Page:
O Brave New Judaica
O Brave New Judaica
The exhibition reflects how deeply the practice of Judaism has been affected by recent social issues as well as by a persistent Jewish concern with injustice.
The Jewish Museum
Reinventing Ritual: Contemporary Art and Design for Jewish Life
New York, NY
Sept. 13 - Feb. 7, 2010
The premise of this provocative survey is that in Jewish life, presumably in reaction to consumer culture, there is a thirst for authenticity and meaning that only ritual, with its power to bring the sacred into the everyday, can satisfy. Curator Daniel Belasco of the Jewish Museum has assembled works by 57 artists, designers and architects, who over the past decade have rethought the rituals of Judaism, whether practiced inside or outside the synagogue. The works are organized into four sections-covering, absorbing, thinking, building-within which the objects relate to such actions as eating, drinking, counting and praying. For each piece a wall text describes the ritual that has been "reinvented" by the artist.
The exhibition reflects how deeply the practice of Judaism has been affected by recent social issues as well as by a persistent Jewish concern with injustice. Feminism, a fertile source of new rituals, has helped to bring women from the margins to more active roles in study and worship. Among the works representing women’s attempts to appropriate what have been male religious prerogatives is Rachel Kanter's Fringed Garment, referring to the striped prayer shawl, each of its four corners bearing the fringes required by law and traditionally worn by men. Creating a tallit for herself, Kanter combined an apron and a prayer shawl, fusing the female (domestic) and male (public) roles. A similar combination of seriousness and playfulness informs a work by Hadas Kruk and Anat Stein of Studio Armadillo, a take on the traditional learning of texts in the house of study. The plastic chessboard bearing 32 knitted skullcaps (worn by modern Orthodox boys), in red and green, is an analogy between this learning, done in pairs, and a chess game. That the skullcaps were knitted by female students at a yeshiva is a reminder of women’s growing access to religious education.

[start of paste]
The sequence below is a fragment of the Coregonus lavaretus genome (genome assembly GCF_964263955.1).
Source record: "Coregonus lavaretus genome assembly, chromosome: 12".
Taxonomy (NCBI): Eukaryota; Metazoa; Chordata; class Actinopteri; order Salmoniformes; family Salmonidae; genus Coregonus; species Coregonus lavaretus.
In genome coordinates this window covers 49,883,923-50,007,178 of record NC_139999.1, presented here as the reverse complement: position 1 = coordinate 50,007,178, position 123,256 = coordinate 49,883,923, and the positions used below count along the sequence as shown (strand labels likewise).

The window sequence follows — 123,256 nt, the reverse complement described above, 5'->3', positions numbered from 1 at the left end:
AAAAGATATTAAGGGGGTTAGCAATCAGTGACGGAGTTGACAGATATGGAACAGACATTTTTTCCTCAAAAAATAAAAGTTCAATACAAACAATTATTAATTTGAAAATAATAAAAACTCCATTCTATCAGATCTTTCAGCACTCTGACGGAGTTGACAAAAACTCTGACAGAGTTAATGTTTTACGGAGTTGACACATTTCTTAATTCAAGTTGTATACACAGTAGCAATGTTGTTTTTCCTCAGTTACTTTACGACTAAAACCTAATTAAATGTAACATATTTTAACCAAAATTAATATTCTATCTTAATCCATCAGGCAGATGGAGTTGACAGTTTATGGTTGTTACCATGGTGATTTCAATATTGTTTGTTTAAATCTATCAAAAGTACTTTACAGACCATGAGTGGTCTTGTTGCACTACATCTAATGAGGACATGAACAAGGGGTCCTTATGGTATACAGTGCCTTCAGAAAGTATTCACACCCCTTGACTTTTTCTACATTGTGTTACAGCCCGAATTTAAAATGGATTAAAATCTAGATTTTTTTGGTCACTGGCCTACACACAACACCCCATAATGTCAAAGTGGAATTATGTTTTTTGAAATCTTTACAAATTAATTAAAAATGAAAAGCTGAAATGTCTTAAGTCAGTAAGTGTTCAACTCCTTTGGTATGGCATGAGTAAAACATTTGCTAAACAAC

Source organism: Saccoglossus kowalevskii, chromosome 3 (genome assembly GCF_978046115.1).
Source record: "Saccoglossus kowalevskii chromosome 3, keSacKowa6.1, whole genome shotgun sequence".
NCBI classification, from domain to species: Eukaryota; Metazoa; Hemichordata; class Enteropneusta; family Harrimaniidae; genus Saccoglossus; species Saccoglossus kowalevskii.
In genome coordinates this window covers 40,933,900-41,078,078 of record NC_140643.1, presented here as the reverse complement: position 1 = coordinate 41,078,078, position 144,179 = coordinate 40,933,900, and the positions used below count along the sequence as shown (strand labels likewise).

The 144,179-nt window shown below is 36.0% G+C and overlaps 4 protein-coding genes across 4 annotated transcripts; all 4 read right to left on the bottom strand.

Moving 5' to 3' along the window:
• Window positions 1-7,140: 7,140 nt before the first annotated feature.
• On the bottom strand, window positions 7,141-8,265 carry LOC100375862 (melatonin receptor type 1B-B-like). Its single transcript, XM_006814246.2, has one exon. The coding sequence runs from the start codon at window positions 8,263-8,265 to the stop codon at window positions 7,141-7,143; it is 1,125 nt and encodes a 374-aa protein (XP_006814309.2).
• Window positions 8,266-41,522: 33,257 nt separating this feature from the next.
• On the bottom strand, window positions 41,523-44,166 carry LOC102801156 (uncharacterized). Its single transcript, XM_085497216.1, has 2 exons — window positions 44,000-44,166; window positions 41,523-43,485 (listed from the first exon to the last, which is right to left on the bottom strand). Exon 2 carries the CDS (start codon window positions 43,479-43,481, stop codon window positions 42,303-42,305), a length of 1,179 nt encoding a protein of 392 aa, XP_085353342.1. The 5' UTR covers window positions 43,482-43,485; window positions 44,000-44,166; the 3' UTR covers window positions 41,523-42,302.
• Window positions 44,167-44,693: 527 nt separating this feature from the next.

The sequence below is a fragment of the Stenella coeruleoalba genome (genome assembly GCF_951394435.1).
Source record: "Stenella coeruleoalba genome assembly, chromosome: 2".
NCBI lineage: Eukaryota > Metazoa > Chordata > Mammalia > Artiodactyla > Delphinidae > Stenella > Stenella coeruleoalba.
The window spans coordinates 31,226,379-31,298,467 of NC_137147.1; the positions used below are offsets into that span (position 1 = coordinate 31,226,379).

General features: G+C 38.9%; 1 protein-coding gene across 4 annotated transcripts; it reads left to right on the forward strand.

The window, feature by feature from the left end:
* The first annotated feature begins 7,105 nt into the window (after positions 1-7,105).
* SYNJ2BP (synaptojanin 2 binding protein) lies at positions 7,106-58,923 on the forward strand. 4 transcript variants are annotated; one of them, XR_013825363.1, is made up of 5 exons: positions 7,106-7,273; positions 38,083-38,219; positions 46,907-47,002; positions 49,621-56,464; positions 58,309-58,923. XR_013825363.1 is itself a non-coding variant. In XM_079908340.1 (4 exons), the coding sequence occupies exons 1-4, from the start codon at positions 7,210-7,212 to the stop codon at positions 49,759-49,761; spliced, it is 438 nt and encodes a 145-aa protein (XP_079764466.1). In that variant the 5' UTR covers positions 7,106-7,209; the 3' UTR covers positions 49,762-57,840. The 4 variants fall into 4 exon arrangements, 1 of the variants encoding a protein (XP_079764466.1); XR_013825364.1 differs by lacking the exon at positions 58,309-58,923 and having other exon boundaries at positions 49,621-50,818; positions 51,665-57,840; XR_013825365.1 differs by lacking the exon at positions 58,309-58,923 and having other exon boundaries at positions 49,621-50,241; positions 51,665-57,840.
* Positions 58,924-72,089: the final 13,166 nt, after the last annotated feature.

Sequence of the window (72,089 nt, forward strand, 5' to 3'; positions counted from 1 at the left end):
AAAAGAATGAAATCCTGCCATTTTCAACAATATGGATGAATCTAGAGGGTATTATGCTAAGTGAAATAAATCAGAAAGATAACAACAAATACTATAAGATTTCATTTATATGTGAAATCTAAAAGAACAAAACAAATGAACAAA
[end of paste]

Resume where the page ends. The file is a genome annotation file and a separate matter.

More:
The impact of environmentalism is evident in works that champion sustainability through the use of recycled or humble materials, enunciating the Jewish ethical principles of “do not destroy” and “repair the world.” These include Ross Barney Architects’ totally green Jewish Reconstructionist synagogue in Evanston, il, represented by a model and photographs, Joe Grand’s candelabra constructed of galvanized steel pipe fittings from Home Depot, and Galya Rosenfeld’s light-reflecting Torah curtain and ark cover, woven of polyester IKEA curtains cut into Star of David shapes. And anyone with a backyard interested in combining joyous observance with practicality might find irresistible the sukkah by Allan Wexler, who works at the intersection of architecture, design, craft and conceptual art. This sturdy cabin is equipped with eating utensils in which to celebrate the seven-day fall harvest festival of Succoth, and, the rest of the year, it's a nifty gardening shed.
One of the most potent comments on injustice is Tamara Kostianovsky’s Unearthed, a cloth sculpture of a haunch of meat hanging from a hook. While the artist refers to the kosher slaughter of animals, a practice meant to be humane, her intention is to raise awareness of the moral responsibility involved in killing. In cool contrast to the visceral, as it were, intensity of the meat piece are the many design objects offering up-to-the-minute interpretations of conventional Judaica, such as Karim Rashid’s Menorahmorph, an undulating landscape of tutti-frutti colored silicone, and Leila Vignelli's ruffled silver Sabbath candlesticks, though they hardly seem a reinvention. Talila Abraham’s Dantela, of stainless steel etched to mimic lace, is intriguing in its inversion of the ritual of covering the matzo with a cloth at the Passover Seder.
Two works stand out as art capable of radiating spirituality in concrete forms. One is Mierle Laderman Ukeles and Steven N. Handel’s Scent Garden, meant to enact the havdalah ritual, marking the end of the Sabbath and the return to the quotidian. This grouping of laboratory vessels filled with spices, herbs, fragrant oils, seeds, flowers and grasses invites participants to use all the senses, especially the olfactory, to partake of the natural world. The other is Saphyr, an omer counter by Tobi Kahn, an artist of deep Jewish learning whose oeuvre has focused on the delineation of sacred space. This painted wood wall sculpture, a grid set with stonelike removable forms that is continually changing, relates to the counting of the 49 days between Passover and Shavuoth.
To respond to these and other works in “Reinventing Ritual,” familiarity with Judaism doesn’t hurt, though in the words of a much-quoted ad for rye bread, “you don't have to be Jewish” to be moved by them.
The exhibition travels to the Contemporary Jewish Museum, San Francisco, Apr. 22-Sept. 28. The catalog is $39.95 from the museum and yalepress.yale.edu.